Vietnam's versatile political system

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Hanoi is growing commercially and diplomatically, but it is at the center of the interests of global powers. Continuing to take advantage of this in a positive way will not be easy, , but Vietnam wants to continue the process that lifted millions of people out of poverty after the war

Almost two years before the 20th Congress of the Chinese Communist Party, the 13th Congress of the Vietnamese Communist Party was held. Almost two years before Xi Jinping won a historic third term as general secretary, so had Nguyen Phu Trong. It was there that the 19 members of the Politburo and, most importantly, the four crucial positions in the Vietnamese system were appointed: general secretary of the party, president of the Republic, prime minister, and president of the National Assembly (the unicameral legislative body). These are the figures on which the so-called "four pillars" principle is based, holding up the Vietnamese political system.

Yet, the number four has been in the recent past partially eroded. After Tran Dai Quang's death in 2018, Trong was president just until the January 2021 Congress. There he won confirmation as secretary-general on a historic scale. Trong, 76 years old and in health described by multiple sources as "precarious," is now Vietnam's longest-serving leader since Le Duan, Ho Chi Minh's successor, and since Doi Moi, the program of reforms and openings launched in 1986. Set aside the two-term limit, as Trong has been secretary-general since 2011. A sign that no agreement has been reached on a possible successor, but also the completion of a process of centralizing powers that began as early as the dawn of his first term, when the leadership of the Central Anti-Corruption Committee passed from the prime minister to the secretary. Trong, similarly to Xi Jinping, has built his reputation on an ostentatious inflexibility in security and anti-corruption matters, promoted through the ruthless "fiery furnace" campaign that enabled him to get rid of defeated political rivals at the 12th Congress in 2016. Instrument used by Trong immediately after the 2016 congress to launch the "fiery furnace" campaign, through which he increased his popularity and got rid of some political rivals.

The path continued in the past few months as well, when came the "guided" resignation of Nguyen Xuan Phuc, the former chairman lapped up by an anti-corruption investigation as part of the new momentum in the anti-corruption campaign. Phuc was the big disappointment of the 13th Congress, as he expected promotion from premier to party secretary. In his place was appointed Vo Van Thuong, who at "only" 52 years old is the youngest member of the Politburo. Thuong signifies continuity, since like Trong the new president takes a rather orthodox ideological line, cloaked in strong anti-corruption rhetoric but also a drive for business. Born in the southern province of Vinh Long, he interrupted an interlude in which all 4 pillars were expressed by the northern provinces. His appointment thus brings back a kind of regional balancing that had always characterized Vietnamese politics. There are also those who see the appointment of a politician at a still relatively young age as the first sign of a future succession to Trong, perhaps at the next Congress in 2026.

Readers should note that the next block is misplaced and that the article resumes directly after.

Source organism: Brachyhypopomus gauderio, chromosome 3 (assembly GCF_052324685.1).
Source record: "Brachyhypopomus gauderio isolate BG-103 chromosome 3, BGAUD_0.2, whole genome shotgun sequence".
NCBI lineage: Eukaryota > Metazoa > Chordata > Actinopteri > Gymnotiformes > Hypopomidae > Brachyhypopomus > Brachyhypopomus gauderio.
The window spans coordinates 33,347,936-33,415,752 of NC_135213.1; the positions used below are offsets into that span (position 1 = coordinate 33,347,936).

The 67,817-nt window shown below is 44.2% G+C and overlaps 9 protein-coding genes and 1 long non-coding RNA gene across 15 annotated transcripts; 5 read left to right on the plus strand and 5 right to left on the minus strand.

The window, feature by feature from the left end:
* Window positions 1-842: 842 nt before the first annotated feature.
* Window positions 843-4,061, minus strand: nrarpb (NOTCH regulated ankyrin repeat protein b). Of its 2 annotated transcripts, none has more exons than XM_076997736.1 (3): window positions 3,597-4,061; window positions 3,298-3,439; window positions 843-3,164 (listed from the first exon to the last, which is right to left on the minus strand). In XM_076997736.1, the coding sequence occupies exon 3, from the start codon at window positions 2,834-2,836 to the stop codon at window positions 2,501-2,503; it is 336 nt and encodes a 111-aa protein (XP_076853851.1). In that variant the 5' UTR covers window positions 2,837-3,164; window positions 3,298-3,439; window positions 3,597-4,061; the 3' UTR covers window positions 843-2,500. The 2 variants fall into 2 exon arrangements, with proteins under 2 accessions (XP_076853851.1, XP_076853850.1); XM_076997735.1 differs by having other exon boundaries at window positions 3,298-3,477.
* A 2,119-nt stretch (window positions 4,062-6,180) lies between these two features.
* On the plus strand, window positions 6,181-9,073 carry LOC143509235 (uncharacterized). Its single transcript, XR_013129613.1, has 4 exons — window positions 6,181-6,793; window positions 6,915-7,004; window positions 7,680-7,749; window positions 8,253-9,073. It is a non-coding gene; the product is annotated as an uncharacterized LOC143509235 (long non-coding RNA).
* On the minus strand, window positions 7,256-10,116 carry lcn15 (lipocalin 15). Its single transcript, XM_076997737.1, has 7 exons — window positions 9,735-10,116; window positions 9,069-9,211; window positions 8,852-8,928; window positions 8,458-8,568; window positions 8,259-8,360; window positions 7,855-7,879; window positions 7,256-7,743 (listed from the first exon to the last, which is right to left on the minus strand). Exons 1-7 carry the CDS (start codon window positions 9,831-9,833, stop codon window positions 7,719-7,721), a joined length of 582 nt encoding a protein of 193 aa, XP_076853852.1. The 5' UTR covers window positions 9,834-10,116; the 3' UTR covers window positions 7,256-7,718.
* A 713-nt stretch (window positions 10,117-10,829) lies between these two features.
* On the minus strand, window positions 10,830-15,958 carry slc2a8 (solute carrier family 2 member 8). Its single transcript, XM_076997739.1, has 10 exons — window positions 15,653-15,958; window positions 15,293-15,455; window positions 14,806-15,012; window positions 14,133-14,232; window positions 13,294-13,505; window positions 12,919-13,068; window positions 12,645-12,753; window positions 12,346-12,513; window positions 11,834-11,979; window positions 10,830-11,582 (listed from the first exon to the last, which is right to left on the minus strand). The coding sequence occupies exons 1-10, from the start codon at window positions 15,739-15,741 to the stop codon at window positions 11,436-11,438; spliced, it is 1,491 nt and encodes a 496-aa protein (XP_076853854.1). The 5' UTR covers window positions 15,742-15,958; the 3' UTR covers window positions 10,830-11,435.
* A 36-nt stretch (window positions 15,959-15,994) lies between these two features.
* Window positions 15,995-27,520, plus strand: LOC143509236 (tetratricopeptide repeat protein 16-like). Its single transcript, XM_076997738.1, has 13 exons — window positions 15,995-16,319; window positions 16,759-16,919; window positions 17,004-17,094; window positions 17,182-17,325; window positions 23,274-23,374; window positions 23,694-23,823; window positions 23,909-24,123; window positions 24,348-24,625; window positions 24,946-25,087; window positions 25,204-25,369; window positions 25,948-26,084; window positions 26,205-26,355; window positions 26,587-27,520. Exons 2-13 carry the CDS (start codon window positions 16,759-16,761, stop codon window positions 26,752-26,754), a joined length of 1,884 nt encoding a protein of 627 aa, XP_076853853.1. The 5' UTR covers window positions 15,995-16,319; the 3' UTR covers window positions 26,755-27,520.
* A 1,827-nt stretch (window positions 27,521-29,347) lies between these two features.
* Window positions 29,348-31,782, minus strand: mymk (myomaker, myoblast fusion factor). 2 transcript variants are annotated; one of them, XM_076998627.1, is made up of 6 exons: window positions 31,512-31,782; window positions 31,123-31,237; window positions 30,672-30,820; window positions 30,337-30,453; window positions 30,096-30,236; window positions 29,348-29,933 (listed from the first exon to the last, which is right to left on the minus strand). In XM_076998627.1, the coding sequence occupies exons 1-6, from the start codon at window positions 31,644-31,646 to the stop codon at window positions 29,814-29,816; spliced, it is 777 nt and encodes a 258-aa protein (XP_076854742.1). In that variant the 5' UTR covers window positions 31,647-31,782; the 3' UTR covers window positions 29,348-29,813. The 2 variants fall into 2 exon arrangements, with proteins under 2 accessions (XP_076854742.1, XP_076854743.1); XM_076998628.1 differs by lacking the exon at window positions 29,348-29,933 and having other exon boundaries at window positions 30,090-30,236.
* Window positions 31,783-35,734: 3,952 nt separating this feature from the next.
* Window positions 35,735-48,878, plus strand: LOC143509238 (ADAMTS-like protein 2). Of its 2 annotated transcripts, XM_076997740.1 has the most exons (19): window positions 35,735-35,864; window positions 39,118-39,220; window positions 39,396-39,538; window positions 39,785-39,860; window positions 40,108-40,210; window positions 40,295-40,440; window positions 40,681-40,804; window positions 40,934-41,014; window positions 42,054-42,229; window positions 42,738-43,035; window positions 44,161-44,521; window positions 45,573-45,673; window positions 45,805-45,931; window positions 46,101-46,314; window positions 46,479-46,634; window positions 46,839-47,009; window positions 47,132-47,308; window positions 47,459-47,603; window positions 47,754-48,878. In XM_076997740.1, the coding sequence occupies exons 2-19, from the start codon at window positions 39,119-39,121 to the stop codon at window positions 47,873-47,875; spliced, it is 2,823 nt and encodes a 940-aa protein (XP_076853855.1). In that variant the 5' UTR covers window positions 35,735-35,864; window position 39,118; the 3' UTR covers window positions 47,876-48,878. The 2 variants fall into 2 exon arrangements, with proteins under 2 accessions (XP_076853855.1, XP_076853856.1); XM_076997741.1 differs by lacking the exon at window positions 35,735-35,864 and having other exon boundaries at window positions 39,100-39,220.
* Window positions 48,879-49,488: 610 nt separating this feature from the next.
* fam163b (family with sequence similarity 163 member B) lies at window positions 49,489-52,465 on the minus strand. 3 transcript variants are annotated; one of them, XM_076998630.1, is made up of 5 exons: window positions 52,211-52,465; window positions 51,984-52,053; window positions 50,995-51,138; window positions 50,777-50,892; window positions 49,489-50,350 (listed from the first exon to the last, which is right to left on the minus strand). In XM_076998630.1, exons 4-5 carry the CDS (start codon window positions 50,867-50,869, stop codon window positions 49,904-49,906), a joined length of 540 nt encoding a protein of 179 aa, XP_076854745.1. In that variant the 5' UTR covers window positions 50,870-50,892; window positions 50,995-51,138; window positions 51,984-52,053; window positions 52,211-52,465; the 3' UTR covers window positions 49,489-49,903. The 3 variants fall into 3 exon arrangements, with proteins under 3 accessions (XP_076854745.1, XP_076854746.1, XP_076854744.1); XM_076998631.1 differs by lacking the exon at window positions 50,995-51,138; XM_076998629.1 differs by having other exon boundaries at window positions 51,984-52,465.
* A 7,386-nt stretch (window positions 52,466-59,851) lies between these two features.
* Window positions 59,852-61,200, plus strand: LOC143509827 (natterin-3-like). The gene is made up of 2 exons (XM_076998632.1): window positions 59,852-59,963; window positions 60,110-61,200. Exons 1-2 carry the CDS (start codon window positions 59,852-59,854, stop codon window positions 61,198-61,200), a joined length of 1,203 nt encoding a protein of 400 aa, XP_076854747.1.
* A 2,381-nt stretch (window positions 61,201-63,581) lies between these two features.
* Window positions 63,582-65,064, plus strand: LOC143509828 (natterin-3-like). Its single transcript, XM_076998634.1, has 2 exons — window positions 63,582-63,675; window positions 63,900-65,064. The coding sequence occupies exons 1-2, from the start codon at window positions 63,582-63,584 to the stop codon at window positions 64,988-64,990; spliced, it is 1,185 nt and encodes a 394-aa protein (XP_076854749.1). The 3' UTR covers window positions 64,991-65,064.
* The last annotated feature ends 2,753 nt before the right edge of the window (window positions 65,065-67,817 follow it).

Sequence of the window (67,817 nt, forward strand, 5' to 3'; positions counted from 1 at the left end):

In the meantime, Hanoi will try to continue to attract foreign investment. Several international giants, starting with electronics, are choosing Vietnam to position themselves in Asia or diversify their production chains away from China. A phenomenon spurred by the free trade agreements signed by Hanoi with the European Union and the United Kingdom. But also by the side effects of tensions between China and the United States,which has led of the relocation of production lines to a less politically exposed country with lower labor costs than in the People's Republic. The Vietnamese economy grew by 8.02 percent in 2022, the fastest annual pace since 1997. This is higher than even the ambitious +6.%-6.5% that had been set by the government. Settling in Vietnam are not only low-quality production lines, but also productions of tech and electronics giants. A very long list that includes several Apple suppliers, among others.

But geopolitics is knocking at the door. Vietnam is increasingly the focus of U.S. attention, which is seeking to improve relations with an important player on the stage they care most about, the Asia-Pacific. Not surprisingly, an important visit by Antony Blinken to Hanoi took place in April. Not only that. On March 29, Joe Biden had a telephone conversation with Trong. Not such a usual move, since the U.S. president usually speaks with his Vietnamese counterpart. The timing was also interesting, since the talk took place in conjunction with the White House-organized Democracy Summit. The more malignant have pointed out that a political system that is certainly not democratic may eventually suit Biden if this is part of his strategy or calculation. As, moreover, is already the case with India. Blinken's visit served to lay the groundwork for the elevation of relations, which is expected to take place in July. But Vietnam has no intention of allowing itself to be "enlisted," on either side. To continue a historic process that brought millions of people out of poverty after the ravages of war.

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